Airbnb, Inc. v. Rice

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Justia Opinion Summary

The Supreme Court held that the district court erred in denying Appellant's motion to compel arbitration and refusing to submit the arbitrability determination under the circumstances of this case to an arbitrator.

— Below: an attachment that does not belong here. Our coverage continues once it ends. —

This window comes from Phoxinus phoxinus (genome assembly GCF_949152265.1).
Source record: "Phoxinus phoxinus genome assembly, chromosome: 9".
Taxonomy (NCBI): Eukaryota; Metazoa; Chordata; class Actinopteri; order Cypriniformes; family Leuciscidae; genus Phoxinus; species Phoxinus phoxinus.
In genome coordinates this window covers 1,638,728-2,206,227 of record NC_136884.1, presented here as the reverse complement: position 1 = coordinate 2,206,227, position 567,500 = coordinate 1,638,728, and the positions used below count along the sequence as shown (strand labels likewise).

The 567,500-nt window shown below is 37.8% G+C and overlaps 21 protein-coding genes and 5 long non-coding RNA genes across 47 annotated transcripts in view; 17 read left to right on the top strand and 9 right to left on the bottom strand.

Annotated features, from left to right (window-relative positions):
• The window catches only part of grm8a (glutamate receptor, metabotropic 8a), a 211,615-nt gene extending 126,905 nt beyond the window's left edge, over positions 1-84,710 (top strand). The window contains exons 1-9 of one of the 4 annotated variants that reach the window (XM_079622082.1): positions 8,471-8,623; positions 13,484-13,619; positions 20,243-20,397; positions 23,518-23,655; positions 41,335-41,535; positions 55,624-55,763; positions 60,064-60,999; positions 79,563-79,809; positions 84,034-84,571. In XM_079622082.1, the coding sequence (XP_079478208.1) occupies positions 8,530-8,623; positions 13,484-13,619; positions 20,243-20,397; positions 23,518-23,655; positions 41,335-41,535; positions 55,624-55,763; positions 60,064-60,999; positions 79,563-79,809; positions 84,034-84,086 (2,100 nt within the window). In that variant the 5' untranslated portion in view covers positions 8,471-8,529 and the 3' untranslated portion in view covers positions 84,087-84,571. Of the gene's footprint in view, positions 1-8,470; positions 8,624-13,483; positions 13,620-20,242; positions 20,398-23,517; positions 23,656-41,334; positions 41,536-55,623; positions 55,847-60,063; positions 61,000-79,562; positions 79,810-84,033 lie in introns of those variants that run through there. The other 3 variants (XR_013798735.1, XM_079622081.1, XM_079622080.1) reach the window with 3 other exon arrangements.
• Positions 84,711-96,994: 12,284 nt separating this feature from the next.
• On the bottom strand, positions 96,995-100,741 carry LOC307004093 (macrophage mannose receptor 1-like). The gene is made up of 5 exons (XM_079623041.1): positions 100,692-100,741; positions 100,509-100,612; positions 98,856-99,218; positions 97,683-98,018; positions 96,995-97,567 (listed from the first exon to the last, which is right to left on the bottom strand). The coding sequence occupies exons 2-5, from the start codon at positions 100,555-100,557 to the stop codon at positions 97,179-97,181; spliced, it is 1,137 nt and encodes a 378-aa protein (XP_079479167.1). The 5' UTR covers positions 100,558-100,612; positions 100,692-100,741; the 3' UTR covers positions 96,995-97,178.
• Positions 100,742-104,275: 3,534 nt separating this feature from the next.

Plaintiffs sued Airbnb, Inc. for wrongful death and personal injury alleging that Airbnb's services had been used by a party's host to rent the house where a shooting occurred, resulting in a fatality. Airbnb moved to compel arbitration, arguing that Plaintiffs had agreed to Airbnb's Terms of Service during the registration process for their accounts. The district court denied the motion to compel. The Supreme Court reversed, holding that because the Federal Arbitrability Administration governed the enforcement of arbitration agreement at issue, and because the agreement delegated the arbitrability question to an arbitrator, the district court erred in deciding the arbitrability question.